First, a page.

I'm still not entirely sure what happened, but I think the wind might have been the issue. Since the reflectors were moving about frequently, there had to be a drop in the amount of sunlight that was getting directed into the cooking chamber. I found a solution to the wind problem on the Sun Oven website, but since my Sun Oven is only on loan, I didn't feel like I should be drilling holes into it!

When we have a sunny, calm day, I'll try again. This shouldn't be so hard!

Sun Oven owners: any input on why my soup didn't cook?  


  1. I have to say, you make the most entertaining comments. I have no solution to your soup problem, however, I too have a Solar Oven, earlier this summer I took a frozen Corn Beef Brisket plopped into a glass dish covered it with aluminum foil and placed it in the over, then covered it with the darkest towel I owned too. It was a windy day as well, so I had to place it on the ground to keep it from sliding off the table. It cooked within 7 hours at 250 degrees, and was the most perfect Corn Beef Brisket I have ever eaten. I did have a mess to clean up, since the juices steamed out and dripped into the oven. I really need to get a dark pot with a lid, where the juices drip back into the pot. Keep trying and I'll keep checking back.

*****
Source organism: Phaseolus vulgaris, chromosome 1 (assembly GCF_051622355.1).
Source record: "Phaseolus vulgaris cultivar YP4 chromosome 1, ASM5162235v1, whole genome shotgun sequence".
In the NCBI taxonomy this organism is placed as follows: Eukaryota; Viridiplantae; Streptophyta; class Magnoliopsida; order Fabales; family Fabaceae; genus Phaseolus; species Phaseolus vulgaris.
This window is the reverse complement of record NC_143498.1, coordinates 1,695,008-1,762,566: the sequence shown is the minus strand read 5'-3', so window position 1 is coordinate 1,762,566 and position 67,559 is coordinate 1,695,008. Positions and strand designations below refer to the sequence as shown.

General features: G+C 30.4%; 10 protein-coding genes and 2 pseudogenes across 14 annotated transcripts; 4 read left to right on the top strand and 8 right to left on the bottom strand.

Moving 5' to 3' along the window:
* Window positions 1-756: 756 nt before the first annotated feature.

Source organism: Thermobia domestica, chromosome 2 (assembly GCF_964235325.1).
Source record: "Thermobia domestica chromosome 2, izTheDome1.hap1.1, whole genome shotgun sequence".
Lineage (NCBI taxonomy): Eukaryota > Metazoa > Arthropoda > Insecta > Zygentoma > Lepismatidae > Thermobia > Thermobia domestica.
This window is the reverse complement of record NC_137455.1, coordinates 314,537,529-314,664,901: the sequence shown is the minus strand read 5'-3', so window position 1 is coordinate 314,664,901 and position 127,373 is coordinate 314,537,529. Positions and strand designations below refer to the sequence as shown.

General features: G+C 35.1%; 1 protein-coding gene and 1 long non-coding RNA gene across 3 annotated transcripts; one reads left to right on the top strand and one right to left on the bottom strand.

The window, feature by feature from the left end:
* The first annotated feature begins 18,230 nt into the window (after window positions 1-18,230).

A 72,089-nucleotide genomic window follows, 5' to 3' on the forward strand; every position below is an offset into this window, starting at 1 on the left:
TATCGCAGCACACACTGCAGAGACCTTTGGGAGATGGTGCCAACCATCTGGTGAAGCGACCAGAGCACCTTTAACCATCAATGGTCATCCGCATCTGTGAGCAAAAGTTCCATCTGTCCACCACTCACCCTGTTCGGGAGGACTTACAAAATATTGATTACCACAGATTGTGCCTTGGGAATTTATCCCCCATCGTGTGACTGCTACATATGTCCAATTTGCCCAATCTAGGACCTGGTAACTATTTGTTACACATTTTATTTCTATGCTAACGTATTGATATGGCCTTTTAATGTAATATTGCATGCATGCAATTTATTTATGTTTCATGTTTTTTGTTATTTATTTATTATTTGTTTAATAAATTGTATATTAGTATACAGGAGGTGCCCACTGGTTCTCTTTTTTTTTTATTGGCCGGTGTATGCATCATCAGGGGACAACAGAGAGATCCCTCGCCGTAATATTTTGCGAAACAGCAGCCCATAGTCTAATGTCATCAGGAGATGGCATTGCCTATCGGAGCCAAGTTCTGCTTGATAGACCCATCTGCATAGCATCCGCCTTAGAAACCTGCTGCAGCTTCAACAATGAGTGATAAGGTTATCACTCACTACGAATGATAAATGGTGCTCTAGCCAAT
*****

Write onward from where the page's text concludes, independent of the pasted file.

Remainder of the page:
2. I'm sorry you're not having very good experiences with the Sun Oven. When we got ours, we did the cooking of the pot of soapy water and never had any smell or flavor problems after that. I live in Oklahoma, where the wind comes sweeping down the plains, and we've had problems with the wind just blowing the whole oven over. I blogged about our "solution" here:

    I've not used my sun oven a WHOLE lot yet, but I've made roasts, brownies, a potato casserole and baked potatoes, and was happy with the results. Tried to make bread one day but it got too cloudy so I had to make it indoors instead.

    The only additional advice I can offer is to use dark-colored pans and/or towels: reflective stuff like silver pans and aluminum foil or light colored towels will slow your cooking time immensely.

  3. My biggest concern would be that light colored dish towel. My solar oven (sport) is truly awesome and I have never used anything but dark lidded granite ware. I have a friend who is a big fan of wide mouth canning jars sprayed black with grill paint when real black pots aren't suitable for whatever reason.

  4. You can use bungee cords to hold the panels down during wind. No holes required and I found a pack of 3 at the Dollar Store.

  5. Oh and for the 225 degrees it will take quite a few hours to cook. If you put it in around noon it would probably be done at dinner time. I have noticed that I am having to cook earlier and earlier as the sun changes position for fall. In winter time we will have to be eating our big meal at lunch time like the pioneers did.

  6. I am so sorry for the multiple posts :) I just re-read you did put it in at noon. Did the window fog up at all? That is an indication that the meal is done. Was the back leg up at all to make a slight shadow in the front? I have to lift the leg a little in the fall to get the most sun and higher temps. Maybe that will help it get to a higher temp?

  7. Sorry about the winds. We have the same problem. Oh, and some of us Jehovah's witnesses do know what solar ovens are for. Just so you know.